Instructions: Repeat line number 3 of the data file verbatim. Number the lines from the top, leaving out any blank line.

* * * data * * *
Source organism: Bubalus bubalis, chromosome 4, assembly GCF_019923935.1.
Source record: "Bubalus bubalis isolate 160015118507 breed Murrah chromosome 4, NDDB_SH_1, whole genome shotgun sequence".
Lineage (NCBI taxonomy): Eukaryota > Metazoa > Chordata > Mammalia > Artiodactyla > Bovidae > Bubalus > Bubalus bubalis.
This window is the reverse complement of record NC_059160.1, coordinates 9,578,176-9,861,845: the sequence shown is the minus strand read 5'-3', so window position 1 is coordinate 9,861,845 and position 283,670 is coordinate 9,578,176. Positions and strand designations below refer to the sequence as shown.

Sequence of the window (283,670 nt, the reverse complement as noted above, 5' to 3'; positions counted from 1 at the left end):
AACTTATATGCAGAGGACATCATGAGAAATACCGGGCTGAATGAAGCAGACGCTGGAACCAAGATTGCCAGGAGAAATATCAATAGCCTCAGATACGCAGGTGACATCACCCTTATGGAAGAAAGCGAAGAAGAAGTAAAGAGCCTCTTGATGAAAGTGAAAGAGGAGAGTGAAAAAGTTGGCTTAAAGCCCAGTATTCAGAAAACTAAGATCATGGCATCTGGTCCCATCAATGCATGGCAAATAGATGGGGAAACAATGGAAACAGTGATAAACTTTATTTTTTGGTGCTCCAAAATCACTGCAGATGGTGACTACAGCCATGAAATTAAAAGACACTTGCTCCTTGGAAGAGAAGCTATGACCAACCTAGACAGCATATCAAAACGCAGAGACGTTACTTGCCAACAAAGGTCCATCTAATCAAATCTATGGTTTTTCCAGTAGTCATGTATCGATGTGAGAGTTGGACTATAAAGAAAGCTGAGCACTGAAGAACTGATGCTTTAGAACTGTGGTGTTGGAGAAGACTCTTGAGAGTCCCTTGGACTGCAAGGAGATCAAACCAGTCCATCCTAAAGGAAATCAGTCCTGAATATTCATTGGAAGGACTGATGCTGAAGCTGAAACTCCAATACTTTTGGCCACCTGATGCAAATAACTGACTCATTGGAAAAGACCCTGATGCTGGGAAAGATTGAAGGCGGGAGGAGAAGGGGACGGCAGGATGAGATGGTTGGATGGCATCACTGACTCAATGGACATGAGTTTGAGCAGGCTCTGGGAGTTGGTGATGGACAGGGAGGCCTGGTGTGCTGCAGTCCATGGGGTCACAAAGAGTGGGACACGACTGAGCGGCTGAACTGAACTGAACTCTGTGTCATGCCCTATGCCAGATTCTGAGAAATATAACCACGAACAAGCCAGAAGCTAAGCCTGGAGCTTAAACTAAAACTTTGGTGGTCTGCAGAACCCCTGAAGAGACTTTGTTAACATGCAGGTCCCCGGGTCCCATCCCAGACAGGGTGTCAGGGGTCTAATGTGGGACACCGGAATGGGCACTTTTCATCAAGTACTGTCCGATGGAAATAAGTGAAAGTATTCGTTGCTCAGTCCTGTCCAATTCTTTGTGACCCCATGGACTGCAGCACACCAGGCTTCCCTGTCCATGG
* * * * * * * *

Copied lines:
Lineage (NCBI taxonomy): Eukaryota > Metazoa > Chordata > Mammalia > Artiodactyla > Bovidae > Bubalus > Bubalus bubalis.